You cannot normally use read for this purpose, because this blocks the program until input is available on one particular file descriptor; input on other channels won't wake it up. You could set nonblocking mode and poll each file descriptor in turn, but this is very inefficient.

A better solution is to use the select function. This blocks the program until input or output is ready on a specified set of file descriptors, or until a timer expires, whichever comes first. This facility is declared in the header file `sys/types.h'.

In the case of a server socket (see section Listening for Connections), we say that "input" is available when there are pending connections that could be accepted (see section Accepting Connections). accept for server sockets blocks and interacts with select just as read does for normal input.

The file descriptor sets for the select function are specified as fd_set objects. Here is the description of the data type and some macros for manipulating these objects.

Data Type: fd_set
The fd_set data type represents file descriptor sets for the select function. It is actually a bit array.

Macro: int FD_SETSIZE
The value of this macro is the maximum number of file descriptors that a fd_set object can hold information about. On systems with a fixed maximum number, FD_SETSIZE is at least that number. On some systems, including GNU, there is no absolute limit on the number of descriptors open, but this macro still has a constant value which controls the number of bits in an fd_set; if you get a file descriptor with a value as high as FD_SETSIZE, you cannot put that descriptor into an fd_set.

Macro: void FD_ZERO (fd_set *set)
This macro initializes the file descriptor set set to be the empty set.

Macro: void FD_SET (int filedes, fd_set *set)
This macro adds filedes to the file descriptor set set.

Macro: void FD_CLR (int filedes, fd_set *set)
This macro removes filedes from the file descriptor set set.

Macro: int FD_ISSET (int filedes, fd_set *set)
This macro returns a nonzero value (true) if filedes is a member of the the file descriptor set set, and zero (false) otherwise.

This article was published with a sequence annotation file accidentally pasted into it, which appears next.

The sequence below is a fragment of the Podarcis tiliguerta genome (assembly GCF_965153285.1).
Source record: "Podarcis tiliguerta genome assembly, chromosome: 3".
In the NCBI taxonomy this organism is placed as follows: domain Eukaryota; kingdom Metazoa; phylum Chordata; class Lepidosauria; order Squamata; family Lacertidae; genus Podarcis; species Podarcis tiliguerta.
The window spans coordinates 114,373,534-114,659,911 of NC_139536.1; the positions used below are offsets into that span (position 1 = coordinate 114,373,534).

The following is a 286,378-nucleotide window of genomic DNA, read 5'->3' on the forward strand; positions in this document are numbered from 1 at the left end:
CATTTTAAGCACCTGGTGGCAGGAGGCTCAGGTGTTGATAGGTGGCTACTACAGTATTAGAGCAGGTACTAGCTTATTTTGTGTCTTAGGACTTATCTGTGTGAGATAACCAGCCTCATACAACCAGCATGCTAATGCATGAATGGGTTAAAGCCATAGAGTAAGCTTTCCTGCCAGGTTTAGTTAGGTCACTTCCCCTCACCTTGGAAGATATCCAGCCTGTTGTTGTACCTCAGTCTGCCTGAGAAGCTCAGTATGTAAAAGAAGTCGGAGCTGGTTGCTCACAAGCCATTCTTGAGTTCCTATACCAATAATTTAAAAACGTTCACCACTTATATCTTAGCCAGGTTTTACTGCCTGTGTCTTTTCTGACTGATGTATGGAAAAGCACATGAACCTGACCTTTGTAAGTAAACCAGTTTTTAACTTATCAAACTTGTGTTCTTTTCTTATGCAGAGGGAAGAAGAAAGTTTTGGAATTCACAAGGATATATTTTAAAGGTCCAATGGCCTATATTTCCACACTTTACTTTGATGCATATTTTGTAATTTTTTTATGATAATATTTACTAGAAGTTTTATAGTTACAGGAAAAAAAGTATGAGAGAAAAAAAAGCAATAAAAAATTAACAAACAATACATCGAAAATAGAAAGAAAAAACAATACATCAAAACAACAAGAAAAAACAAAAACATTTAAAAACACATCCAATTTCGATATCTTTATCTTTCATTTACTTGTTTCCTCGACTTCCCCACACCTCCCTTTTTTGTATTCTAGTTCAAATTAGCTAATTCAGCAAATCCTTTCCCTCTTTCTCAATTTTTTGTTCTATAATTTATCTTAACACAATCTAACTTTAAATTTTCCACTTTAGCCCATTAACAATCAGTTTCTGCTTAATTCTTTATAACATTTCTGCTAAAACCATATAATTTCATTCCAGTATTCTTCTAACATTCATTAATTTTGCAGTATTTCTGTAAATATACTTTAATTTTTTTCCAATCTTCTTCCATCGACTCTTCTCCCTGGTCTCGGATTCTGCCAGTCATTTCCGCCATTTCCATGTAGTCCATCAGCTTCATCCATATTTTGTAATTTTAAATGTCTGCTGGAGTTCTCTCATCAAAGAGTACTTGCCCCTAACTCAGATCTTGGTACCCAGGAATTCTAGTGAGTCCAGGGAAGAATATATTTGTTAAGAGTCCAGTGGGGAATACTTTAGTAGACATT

Next, here is the description of the select function itself.

Function: int select (int nfds, fd_set *read-fds, fd_set *write-fds, fd_set *except-fds, struct timeval *timeout)
The select function blocks the calling process until there is activity on any of the specified sets of file descriptors, or until the timeout period has expired.

The file descriptors specified by the read-fds argument are checked to see if they are ready for reading; the write-fds file descriptors are checked to see if they are ready for writing; and the except-fds file descriptors are checked for exceptional conditions. You can pass a null pointer for any of these arguments if you are not interested in checking for that kind of condition.

A file descriptor is considered ready for reading if it is at end of file. A server socket is considered ready for reading if there is a pending connection which can be accepted with accept; see section Accepting Connections. A client socket is ready for writing when its connection is fully established; see section Making a Connection.

"Exceptional conditions" does not mean errors--errors are reported immediately when an erroneous system call is executed, and do not constitute a state of the descriptor. Rather, they include conditions such as the presence of an urgent message on a socket. (See section Sockets, for information on urgent messages.)

The select function checks only the first nfds file descriptors. The usual thing is to pass FD_SETSIZE as the value of this argument.

The timeout specifies the maximum time to wait. If you pass a null pointer for this argument, it means to block indefinitely until one of the file descriptors is ready. Otherwise, you should provide the time in struct timeval format; see section High-Resolution Calendar. Specify zero as the time (a struct timeval containing all zeros) if you want to find out which descriptors are ready without waiting if none are ready.

The normal return value from select is the total number of ready file descriptors in all of the sets. Each of the argument sets is overwritten with information about the descriptors that are ready for the corresponding operation. Thus, to see if a particular descriptor desc has input, use FD_ISSET (desc, read-fds) after select returns.

If select returns because the timeout period expires, it returns a value of zero.

Any signal will cause select to return immediately. So if your program uses signals, you can't rely on select to keep waiting for the full time specified. If you want to be sure of waiting for a particular amount of time, you must check for EINTR and repeat the select with a newly calculated timeout based on the current time. See the example below. See also section Primitives Interrupted by Signals.

If an error occurs, select returns -1 and does not modify the argument file descriptor sets. The following errno error conditions are defined for this function:

EBADF
One of the file descriptor sets specified an invalid file descriptor.
EINTR
The operation was interrupted by a signal. See section Primitives Interrupted by Signals.
EINVAL
The timeout argument is invalid; one of the components is negative or too large.

Portability Note: The select function is a BSD Unix feature.

Here is an example showing how you can use select to establish a timeout period for reading from a file descriptor. The input_timeout function blocks the calling process until input is available on the file descriptor, or until the timeout period expires.

#include <stdio.h>
#include <unistd.h>
#include <sys/types.h>
#include <sys/time.h>

int 
input_timeout (int filedes, unsigned int seconds)
{
  fd_set set;
  struct timeval timeout;

  /* Initialize the file descriptor set. */
  FD_ZERO (&set);
  FD_SET (filedes, &set);

  /* Initialize the timeout data structure. */
  timeout.tv_sec = seconds;